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Taking citizenship seriously: Social capital and criminal justice in a changing world

Faulkner, David
June 4, 2015

Source: (2003) Criminal Justice. 3(3): 287-315.

This article examines the ideas of citizenship, social capital and community, and of personal and social responsibility, which have become prominent in Great Britain since the election of the Labour
Government in 1997, and also in a number of other, mostly English-speaking, countries. They became especially prominent during the early summer of 2003 with the publication of the Prime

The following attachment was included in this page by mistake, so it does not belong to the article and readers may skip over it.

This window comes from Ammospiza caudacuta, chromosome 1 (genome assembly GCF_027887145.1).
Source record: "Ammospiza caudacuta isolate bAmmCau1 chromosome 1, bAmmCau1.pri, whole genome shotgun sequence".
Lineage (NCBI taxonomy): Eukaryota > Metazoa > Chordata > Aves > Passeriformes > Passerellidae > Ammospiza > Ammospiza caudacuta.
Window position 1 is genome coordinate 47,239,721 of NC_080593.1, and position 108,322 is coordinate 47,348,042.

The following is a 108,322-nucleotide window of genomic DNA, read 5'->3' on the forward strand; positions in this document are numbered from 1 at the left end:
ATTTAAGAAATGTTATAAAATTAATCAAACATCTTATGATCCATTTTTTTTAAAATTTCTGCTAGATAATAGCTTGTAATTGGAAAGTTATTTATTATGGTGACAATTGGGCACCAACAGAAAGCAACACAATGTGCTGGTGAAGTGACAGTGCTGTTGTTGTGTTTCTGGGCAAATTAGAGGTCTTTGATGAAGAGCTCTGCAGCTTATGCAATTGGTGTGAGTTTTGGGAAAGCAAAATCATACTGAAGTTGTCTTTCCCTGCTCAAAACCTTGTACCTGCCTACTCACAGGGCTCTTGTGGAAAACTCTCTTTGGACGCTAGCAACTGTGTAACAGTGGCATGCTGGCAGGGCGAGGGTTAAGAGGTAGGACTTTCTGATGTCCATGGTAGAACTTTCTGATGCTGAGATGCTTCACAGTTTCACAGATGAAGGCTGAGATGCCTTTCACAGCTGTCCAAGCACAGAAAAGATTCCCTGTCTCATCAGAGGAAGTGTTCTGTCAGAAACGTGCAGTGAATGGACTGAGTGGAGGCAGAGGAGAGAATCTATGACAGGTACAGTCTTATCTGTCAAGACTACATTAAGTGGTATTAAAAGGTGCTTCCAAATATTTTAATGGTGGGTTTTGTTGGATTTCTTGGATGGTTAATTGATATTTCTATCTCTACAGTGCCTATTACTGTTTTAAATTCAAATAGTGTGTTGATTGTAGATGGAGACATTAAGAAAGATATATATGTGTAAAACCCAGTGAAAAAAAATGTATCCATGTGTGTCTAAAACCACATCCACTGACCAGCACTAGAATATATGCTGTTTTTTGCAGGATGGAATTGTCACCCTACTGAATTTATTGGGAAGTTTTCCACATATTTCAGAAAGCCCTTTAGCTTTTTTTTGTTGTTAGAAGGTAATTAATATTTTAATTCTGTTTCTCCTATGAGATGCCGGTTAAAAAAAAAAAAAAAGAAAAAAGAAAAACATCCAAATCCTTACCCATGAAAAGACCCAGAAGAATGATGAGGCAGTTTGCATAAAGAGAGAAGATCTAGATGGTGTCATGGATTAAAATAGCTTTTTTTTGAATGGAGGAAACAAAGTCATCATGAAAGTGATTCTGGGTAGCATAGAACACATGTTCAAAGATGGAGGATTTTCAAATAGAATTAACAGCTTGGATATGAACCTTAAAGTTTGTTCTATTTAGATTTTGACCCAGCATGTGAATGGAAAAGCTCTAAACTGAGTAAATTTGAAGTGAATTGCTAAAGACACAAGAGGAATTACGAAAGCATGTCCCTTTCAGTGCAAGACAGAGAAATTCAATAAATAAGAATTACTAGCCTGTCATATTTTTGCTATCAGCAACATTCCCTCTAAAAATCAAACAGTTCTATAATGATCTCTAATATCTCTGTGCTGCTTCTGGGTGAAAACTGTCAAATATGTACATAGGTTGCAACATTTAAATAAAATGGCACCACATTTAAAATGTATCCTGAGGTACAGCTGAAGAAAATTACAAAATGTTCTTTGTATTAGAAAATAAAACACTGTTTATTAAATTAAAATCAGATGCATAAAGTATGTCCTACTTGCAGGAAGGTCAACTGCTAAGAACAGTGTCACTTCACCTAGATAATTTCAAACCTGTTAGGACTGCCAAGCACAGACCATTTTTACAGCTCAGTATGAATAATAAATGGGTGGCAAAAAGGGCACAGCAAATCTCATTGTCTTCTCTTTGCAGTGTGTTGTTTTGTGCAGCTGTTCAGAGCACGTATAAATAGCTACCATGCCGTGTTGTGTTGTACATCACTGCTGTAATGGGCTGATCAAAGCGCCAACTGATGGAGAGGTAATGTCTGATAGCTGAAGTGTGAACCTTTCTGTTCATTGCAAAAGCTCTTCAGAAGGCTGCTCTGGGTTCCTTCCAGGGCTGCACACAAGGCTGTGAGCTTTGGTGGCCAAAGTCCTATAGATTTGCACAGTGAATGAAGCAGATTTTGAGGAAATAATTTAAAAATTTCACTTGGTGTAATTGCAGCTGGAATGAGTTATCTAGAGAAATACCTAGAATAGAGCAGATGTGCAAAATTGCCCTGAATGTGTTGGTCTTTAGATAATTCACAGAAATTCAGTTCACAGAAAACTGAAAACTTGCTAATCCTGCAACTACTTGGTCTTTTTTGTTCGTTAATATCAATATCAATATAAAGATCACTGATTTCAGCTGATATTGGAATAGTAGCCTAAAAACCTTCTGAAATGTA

Minister’s Progress and Justice in the 21st Century (Blair, 2003), the Home Secretary’s Civil Renewal: A New Agenda (Blunkett, 2003a), and Hazel Blears’ Communities in Control: Public Services and Local Socialism (2003). The present paper reflects on the changing nature of the debate and applies the ideas of citizenship, social capital and community to the country’s response to crime, to the current issues regarding the nature and purpose of criminal justice, and to the structure and accountability of the criminal justice services. It draws attention to the limitations of the criminal justice system, and of the state, in providing solutions to the range of problems connected with crime and the various forms of social disorder and unacceptable behaviour; and suggests how ideas of citizenship can help to inform social policy and professional practice, illuminate the reform of public services, and offer a sense of purpose and direction which will give vitality and legitimacy to developments in the future. Author’s abstract.


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